# Order-Extension Principle/Strict/Proof 2

## Theorem

Let $S$ be a set.

Let $\prec$ be a strict ordering on $S$.

Then there exists a strict total ordering $<$ on $S$ such that:

$\forall a, b \in S: a \prec b \implies a < b$

### Finite Set

Let $T$ be a finite set.

Let $\prec$ be a strict ordering on $T$.

Then there exists a strict total ordering $<$ on $T$ such that:

$\forall a, b \in T: \left({a \prec b \implies a < b}\right)$

## Proof

For the purposes of this proof, a relation $<_U$ on a subset $U$ of $S$ will be considered compatible with $\prec$ if and only if:

$\forall a, b \in U: a \prec b \implies a < b$

Let $M$ be the set of partial mappings $f$ from $S \times S$ to $\left\{ {0, 1}\right\}$ such that for all $x, y, z \in S$:

$(a): \quad \left({x, y}\right), \left({y, z}\right), \left({x, z}\right) \in \operatorname{Dom} \left({f}\right) \implies \left({f \left({x, y}\right) = 1 \land f \left({y, z}\right) = 1 \implies f \left({x, z}\right) = 1}\right)$
$(b): \quad \left({x, y}\right), \left({y, x}\right) \in \operatorname{Dom} \left({f}\right) \implies \left({f \left({x, y}\right) = 1 \iff f \left({y, x}\right) = 0}\right)$
$(c): \quad \left({x,y}\right) \in \operatorname{Dom} \left({f}\right) \implies \left({x \prec y \implies f \left({x, y}\right) = 1}\right)$

We will first show that for some $\phi \in M$, the domain of $f$ is $S \times S$.

We will then show that $\phi$ is the characteristic function of a strict total ordering on $S$ that extends $\prec$.

We will apply the Cowen-Engeler Lemma to show that $\phi$ exists, so we must show that $M$ satisfies the premises of that theorem.

Specifically, we must show that:

$(1): \quad \left\{{f \left({x, y}\right): f \in M}\right\}$ is finite for each $\left({x, y}\right) \in S \times S$
$(2): \quad$ For each finite subset $F$ of $S \times S$, there exists an element $f \in M$ such that the domain of $f$ is $F$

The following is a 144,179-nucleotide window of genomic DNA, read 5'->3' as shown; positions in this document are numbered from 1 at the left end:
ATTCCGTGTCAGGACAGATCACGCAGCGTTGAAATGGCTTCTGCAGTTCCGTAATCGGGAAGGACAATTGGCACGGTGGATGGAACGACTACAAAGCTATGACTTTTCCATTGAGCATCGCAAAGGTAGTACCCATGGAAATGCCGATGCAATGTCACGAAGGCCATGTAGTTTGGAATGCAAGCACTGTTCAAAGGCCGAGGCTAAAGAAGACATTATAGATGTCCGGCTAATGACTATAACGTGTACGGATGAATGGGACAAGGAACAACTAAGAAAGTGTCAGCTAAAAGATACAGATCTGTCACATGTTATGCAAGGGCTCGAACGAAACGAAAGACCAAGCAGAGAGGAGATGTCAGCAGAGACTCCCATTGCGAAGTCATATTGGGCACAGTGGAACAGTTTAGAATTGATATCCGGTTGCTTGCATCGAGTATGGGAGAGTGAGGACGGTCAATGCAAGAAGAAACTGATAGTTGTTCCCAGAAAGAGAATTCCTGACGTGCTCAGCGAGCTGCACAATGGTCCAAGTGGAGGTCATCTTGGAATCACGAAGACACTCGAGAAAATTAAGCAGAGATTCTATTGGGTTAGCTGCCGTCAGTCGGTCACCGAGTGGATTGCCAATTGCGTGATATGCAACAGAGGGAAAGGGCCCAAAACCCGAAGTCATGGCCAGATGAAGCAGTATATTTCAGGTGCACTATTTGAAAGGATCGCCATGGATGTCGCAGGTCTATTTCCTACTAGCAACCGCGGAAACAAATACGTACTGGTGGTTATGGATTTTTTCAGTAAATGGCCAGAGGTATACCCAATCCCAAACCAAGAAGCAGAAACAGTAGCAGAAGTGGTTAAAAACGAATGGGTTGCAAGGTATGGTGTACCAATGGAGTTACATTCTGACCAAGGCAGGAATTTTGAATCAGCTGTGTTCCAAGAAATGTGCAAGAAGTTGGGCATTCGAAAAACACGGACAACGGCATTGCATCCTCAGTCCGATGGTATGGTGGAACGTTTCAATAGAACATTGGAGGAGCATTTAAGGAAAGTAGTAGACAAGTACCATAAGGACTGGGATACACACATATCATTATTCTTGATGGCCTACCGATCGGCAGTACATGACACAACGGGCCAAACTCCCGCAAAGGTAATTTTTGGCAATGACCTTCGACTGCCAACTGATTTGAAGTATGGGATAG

$(3): \quad M$ has finite character.

### $M$ satisfies premise $(1)$

For each $g \in M$ and each $x \in \operatorname{Dom} \left({g}\right)$, $g \left({x}\right) \in \left\{{0, 1}\right\}$, so requirement $(1)$ is trivially satisfied.

$\Box$

### $M$ satisfies premise $(2)$

Let $F$ be a finite subset of $S \times S$.

Let $S_F = \operatorname{Dom} \left({F}\right) \cup \operatorname{Img} \left({F}\right)$.

Since $F$ is finite, so is $S_F$.

Thus by the Order-Extension Principle for Finite Sets there is a strict total ordering $<_F$ on $S_F$ which is compatible with $\prec$.

Let $f_F$ be the restriction of the characteristic function of $<_F$ to $F$.

Then since $F \subseteq S_F \times S_F$, $\operatorname{Dom} \left({f_F}\right) = F$ by the definition of restriction.

Then $f_F \in M$:

Let:

$\left({x, y}\right), \left({y, z}\right), \left({x, z}\right) \in \operatorname{Dom} \left({f_F}\right) = F$
$f_F \left({x, y}\right) = 1 \land f_F \left({y, z}\right) = 1$

Then $x <_F y \land y <_F z$.

Thus since $<_F$ is transitive:

$x <_F z$

Thus:

$f_F \left({x, z}\right) = 1$

Similarly, let $\left({x, y}\right), \left({y, x}\right) \in \operatorname{Dom} \left({f_F}\right) = F$.

Then since $<_F$ is asymmetric and connected:

$x <_F y \iff \neg (y <_F x)$

Thus:

$f_F \left({x, y}\right) = 1 \iff f_F \left({y, x}\right) = 0$.

If $\left({x, y}\right) \in \operatorname{Dom}(f_F)$, then since $<_F$ is compatible with $\prec$: